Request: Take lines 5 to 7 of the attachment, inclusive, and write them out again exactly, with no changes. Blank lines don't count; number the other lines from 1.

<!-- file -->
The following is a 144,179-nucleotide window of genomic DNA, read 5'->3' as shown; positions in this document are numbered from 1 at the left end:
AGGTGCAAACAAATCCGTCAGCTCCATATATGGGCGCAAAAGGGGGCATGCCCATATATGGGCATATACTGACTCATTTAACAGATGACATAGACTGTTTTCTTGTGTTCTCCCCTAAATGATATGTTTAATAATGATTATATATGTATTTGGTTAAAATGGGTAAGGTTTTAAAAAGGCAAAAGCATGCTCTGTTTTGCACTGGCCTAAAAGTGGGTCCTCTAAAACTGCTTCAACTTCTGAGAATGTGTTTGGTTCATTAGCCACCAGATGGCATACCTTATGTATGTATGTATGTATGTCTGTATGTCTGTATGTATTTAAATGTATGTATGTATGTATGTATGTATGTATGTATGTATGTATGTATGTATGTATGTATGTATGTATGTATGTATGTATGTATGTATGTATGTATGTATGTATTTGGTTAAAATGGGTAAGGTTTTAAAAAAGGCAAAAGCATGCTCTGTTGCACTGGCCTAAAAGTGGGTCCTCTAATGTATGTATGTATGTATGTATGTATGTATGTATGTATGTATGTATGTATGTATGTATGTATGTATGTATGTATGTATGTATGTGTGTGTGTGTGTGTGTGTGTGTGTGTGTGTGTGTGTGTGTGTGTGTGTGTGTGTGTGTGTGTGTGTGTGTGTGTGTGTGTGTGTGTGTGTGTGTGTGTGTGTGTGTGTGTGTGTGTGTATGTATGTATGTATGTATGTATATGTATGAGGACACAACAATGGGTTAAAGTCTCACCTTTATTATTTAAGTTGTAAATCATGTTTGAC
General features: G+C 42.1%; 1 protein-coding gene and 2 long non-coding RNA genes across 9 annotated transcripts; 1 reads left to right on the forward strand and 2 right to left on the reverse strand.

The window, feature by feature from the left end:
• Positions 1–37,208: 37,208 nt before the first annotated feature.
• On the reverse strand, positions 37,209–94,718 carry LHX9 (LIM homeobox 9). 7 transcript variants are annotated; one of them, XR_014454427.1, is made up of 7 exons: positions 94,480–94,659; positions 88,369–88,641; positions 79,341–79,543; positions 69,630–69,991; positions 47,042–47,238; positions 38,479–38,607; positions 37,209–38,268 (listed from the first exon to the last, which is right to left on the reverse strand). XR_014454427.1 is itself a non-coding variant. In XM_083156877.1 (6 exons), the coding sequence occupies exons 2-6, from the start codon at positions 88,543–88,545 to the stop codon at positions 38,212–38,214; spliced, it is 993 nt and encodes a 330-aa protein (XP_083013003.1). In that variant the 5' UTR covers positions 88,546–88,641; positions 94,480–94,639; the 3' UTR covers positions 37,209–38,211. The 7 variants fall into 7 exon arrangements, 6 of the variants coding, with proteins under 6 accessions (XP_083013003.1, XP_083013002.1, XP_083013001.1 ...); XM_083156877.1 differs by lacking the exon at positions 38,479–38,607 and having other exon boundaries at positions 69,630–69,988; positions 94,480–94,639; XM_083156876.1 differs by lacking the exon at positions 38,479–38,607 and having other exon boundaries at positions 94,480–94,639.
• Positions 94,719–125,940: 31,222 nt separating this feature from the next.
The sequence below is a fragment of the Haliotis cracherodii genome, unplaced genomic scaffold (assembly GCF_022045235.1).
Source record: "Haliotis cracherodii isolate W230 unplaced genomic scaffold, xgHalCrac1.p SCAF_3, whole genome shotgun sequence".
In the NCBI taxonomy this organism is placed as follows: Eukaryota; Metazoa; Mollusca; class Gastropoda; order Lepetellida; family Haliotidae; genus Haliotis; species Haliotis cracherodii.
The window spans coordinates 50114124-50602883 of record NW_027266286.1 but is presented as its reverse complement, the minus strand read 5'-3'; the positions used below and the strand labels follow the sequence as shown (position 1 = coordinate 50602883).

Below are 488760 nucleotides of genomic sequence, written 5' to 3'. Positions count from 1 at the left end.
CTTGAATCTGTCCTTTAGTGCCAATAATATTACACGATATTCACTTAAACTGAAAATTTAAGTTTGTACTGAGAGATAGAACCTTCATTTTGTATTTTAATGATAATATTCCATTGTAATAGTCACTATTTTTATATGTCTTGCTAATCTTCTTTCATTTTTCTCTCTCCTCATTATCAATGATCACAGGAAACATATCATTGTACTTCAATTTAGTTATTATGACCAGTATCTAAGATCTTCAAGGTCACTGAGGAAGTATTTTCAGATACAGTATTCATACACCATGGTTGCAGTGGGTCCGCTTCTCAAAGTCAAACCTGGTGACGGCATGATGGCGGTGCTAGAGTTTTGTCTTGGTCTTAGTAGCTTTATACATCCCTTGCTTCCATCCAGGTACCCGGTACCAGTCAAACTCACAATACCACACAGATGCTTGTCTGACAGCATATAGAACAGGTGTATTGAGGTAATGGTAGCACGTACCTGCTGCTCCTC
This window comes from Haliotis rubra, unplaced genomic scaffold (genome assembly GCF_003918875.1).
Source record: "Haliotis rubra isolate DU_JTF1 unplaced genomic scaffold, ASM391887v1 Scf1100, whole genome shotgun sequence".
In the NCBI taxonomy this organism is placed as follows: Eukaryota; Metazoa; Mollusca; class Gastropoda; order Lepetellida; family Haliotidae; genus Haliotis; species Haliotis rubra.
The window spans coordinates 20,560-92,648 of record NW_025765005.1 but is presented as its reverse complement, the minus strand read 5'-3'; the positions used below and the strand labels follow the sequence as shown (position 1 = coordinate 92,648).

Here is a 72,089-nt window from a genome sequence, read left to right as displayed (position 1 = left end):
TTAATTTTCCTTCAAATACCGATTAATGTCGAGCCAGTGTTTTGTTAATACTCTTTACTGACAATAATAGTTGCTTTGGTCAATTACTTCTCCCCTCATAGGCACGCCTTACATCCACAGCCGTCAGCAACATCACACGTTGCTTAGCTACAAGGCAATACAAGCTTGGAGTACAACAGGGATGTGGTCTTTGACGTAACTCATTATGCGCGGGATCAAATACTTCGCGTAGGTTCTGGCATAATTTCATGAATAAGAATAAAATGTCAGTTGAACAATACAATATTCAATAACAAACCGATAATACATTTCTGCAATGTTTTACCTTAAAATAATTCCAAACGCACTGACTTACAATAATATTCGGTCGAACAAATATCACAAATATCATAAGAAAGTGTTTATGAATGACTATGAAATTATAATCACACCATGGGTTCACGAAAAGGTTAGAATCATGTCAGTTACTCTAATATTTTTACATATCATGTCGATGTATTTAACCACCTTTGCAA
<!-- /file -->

• Positions 1–37,208: 37,208 nt before the first annotated feature.
• On the reverse strand, positions 37,209–94,718 carry LHX9 (LIM homeobox 9). 7 transcript variants are annotated; one of them, XR_014454427.1, is made up of 7 exons: positions 94,480–94,659; positions 88,369–88,641; positions 79,341–79,543; positions 69,630–69,991; positions 47,042–47,238; positions 38,479–38,607; positions 37,209–38,268 (listed from the first exon to the last, which is right to left on the reverse strand). XR_014454427.1 is itself a non-coding variant. In XM_083156877.1 (6 exons), the coding sequence occupies exons 2-6, from the start codon at positions 88,543–88,545 to the stop codon at positions 38,212–38,214; spliced, it is 993 nt and encodes a 330-aa protein (XP_083013003.1). In that variant the 5' UTR covers positions 88,546–88,641; positions 94,480–94,639; the 3' UTR covers positions 37,209–38,211. The 7 variants fall into 7 exon arrangements, 6 of the variants coding, with proteins under 6 accessions (XP_083013003.1, XP_083013002.1, XP_083013001.1 ...); XM_083156877.1 differs by lacking the exon at positions 38,479–38,607 and having other exon boundaries at positions 69,630–69,988; positions 94,480–94,639; XM_083156876.1 differs by lacking the exon at positions 38,479–38,607 and having other exon boundaries at positions 94,480–94,639.
• Positions 94,719–125,940: 31,222 nt separating this feature from the next.